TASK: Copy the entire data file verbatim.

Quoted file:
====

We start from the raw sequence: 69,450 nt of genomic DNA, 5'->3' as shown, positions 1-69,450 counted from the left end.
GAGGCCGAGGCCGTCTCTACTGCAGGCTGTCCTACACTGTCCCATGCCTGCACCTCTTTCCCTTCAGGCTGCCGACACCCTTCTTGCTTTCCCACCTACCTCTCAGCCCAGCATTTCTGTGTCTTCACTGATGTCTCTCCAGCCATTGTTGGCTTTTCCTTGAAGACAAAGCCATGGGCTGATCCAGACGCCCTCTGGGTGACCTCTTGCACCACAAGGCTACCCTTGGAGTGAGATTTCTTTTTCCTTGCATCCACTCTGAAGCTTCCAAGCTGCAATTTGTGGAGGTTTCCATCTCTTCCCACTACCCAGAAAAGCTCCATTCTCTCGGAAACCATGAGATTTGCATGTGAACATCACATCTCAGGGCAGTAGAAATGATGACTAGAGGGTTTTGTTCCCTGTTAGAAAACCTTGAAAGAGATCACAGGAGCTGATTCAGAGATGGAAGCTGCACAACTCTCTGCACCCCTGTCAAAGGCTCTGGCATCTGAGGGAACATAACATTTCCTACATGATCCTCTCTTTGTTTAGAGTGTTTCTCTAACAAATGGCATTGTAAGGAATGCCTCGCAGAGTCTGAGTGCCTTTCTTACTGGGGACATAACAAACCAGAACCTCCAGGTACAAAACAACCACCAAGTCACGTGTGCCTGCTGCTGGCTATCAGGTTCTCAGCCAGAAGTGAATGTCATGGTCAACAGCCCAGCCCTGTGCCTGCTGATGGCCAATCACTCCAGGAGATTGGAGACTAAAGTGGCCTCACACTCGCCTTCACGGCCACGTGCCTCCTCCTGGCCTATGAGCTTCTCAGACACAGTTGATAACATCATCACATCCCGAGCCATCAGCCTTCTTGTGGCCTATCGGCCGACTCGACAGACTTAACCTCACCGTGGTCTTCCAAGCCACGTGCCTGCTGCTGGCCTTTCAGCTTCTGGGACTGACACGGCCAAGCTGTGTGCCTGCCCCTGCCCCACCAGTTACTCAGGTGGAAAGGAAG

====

We start from the raw sequence: 69,450 nt of genomic DNA, 5'->3' as shown, positions 1-69,450 counted from the left end.
GAGGCCGAGGCCGTCTCTACTGCAGGCTGTCCTACACTGTCCCATGCCTGCACCTCTTTCCCTTCAGGCTGCCGACACCCTTCTTGCTTTCCCACCTACCTCTCAGCCCAGCATTTCTGTGTCTTCACTGATGTCTCTCCAGCCATTGTTGGCTTTTCCTTGAAGACAAAGCCATGGGCTGATCCAGACGCCCTCTGGGTGACCTCTTGCACCACAAGGCTACCCTTGGAGTGAGATTTCTTTTTCCTTGCATCCACTCTGAAGCTTCCAAGCTGCAATTTGTGGAGGTTTCCATCTCTTCCCACTACCCAGAAAAGCTCCATTCTCTCGGAAACCATGAGATTTGCATGTGAACATCACATCTCAGGGCAGTAGAAATGATGACTAGAGGGTTTTGTTCCCTGTTAGAAAACCTTGAAAGAGATCACAGGAGCTGATTCAGAGATGGAAGCTGCACAACTCTCTGCACCCCTGTCAAAGGCTCTGGCATCTGAGGGAACATAACATTTCCTACATGATCCTCTCTTTGTTTAGAGTGTTTCTCTAACAAATGGCATTGTAAGGAATGCCTCGCAGAGTCTGAGTGCCTTTCTTACTGGGGACATAACAAACCAGAACCTCCAGGTACAAAACAACCACCAAGTCACGTGTGCCTGCTGCTGGCTATCAGGTTCTCAGCCAGAAGTGAATGTCATGGTCAACAGCCCAGCCCTGTGCCTGCTGATGGCCAATCACTCCAGGAGATTGGAGACTAAAGTGGCCTCACACTCGCCTTCACGGCCACGTGCCTCCTCCTGGCCTATGAGCTTCTCAGACACAGTTGATAACATCATCACATCCCGAGCCATCAGCCTTCTTGTGGCCTATCGGCCGACTCGACAGACTTAACCTCACCGTGGTCTTCCAAGCCACGTGCCTGCTGCTGGCCTTTCAGCTTCTGGGACTGACACGGCCAAGCTGTGTGCCTGCCCCTGCCCCACCAGTTACTCAGGTGGAAAGGAAG